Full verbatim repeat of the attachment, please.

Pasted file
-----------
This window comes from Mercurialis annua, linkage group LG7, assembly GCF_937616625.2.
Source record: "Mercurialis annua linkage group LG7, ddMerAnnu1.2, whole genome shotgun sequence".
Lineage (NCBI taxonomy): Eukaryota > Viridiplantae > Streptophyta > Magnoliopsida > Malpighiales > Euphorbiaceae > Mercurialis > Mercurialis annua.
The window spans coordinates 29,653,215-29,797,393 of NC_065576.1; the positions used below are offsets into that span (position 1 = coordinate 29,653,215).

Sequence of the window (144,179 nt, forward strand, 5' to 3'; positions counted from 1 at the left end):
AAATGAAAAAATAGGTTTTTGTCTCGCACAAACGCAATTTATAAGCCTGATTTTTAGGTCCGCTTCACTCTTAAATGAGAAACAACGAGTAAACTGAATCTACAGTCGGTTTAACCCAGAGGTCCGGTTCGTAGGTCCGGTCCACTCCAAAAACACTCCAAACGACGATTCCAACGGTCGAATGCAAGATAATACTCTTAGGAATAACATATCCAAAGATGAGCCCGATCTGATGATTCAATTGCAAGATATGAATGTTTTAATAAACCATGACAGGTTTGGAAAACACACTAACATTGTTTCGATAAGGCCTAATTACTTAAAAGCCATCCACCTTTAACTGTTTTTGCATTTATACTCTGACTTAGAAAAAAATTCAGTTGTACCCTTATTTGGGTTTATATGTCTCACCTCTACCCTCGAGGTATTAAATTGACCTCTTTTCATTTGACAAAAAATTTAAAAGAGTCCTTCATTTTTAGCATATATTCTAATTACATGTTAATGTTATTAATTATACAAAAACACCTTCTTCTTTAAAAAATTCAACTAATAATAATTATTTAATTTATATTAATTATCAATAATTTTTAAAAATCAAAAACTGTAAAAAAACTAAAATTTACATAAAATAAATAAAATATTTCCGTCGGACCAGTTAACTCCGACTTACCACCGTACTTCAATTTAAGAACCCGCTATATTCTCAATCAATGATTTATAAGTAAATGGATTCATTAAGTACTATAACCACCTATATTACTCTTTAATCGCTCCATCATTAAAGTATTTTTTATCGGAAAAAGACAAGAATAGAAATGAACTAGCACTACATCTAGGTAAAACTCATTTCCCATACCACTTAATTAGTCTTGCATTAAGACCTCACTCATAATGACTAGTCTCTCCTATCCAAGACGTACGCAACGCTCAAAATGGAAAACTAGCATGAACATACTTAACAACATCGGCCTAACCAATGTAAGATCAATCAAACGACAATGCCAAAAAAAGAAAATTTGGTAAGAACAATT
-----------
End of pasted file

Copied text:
This window comes from Mercurialis annua, linkage group LG7, assembly GCF_937616625.2.
Source record: "Mercurialis annua linkage group LG7, ddMerAnnu1.2, whole genome shotgun sequence".
Lineage (NCBI taxonomy): Eukaryota > Viridiplantae > Streptophyta > Magnoliopsida > Malpighiales > Euphorbiaceae > Mercurialis > Mercurialis annua.
The window spans coordinates 29,653,215-29,797,393 of NC_065576.1; the positions used below are offsets into that span (position 1 = coordinate 29,653,215).

Sequence of the window (144,179 nt, forward strand, 5' to 3'; positions counted from 1 at the left end):
AAATGAAAAAATAGGTTTTTGTCTCGCACAAACGCAATTTATAAGCCTGATTTTTAGGTCCGCTTCACTCTTAAATGAGAAACAACGAGTAAACTGAATCTACAGTCGGTTTAACCCAGAGGTCCGGTTCGTAGGTCCGGTCCACTCCAAAAACACTCCAAACGACGATTCCAACGGTCGAATGCAAGATAATACTCTTAGGAATAACATATCCAAAGATGAGCCCGATCTGATGATTCAATTGCAAGATATGAATGTTTTAATAAACCATGACAGGTTTGGAAAACACACTAACATTGTTTCGATAAGGCCTAATTACTTAAAAGCCATCCACCTTTAACTGTTTTTGCATTTATACTCTGACTTAGAAAAAAATTCAGTTGTACCCTTATTTGGGTTTATATGTCTCACCTCTACCCTCGAGGTATTAAATTGACCTCTTTTCATTTGACAAAAAATTTAAAAGAGTCCTTCATTTTTAGCATATATTCTAATTACATGTTAATGTTATTAATTATACAAAAACACCTTCTTCTTTAAAAAATTCAACTAATAATAATTATTTAATTTATATTAATTATCAATAATTTTTAAAAATCAAAAACTGTAAAAAAACTAAAATTTACATAAAATAAATAAAATATTTCCGTCGGACCAGTTAACTCCGACTTACCACCGTACTTCAATTTAAGAACCCGCTATATTCTCAATCAATGATTTATAAGTAAATGGATTCATTAAGTACTATAACCACCTATATTACTCTTTAATCGCTCCATCATTAAAGTATTTTTTATCGGAAAAAGACAAGAATAGAAATGAACTAGCACTACATCTAGGTAAAACTCATTTCCCATACCACTTAATTAGTCTTGCATTAAGACCTCACTCATAATGACTAGTCTCTCCTATCCAAGACGTACGCAACGCTCAAAATGGAAAACTAGCATGAACATACTTAACAACATCGGCCTAACCAATGTAAGATCAATCAAACGACAATGCCAAAAAAAGAAAATTTGGTAAGAACAATT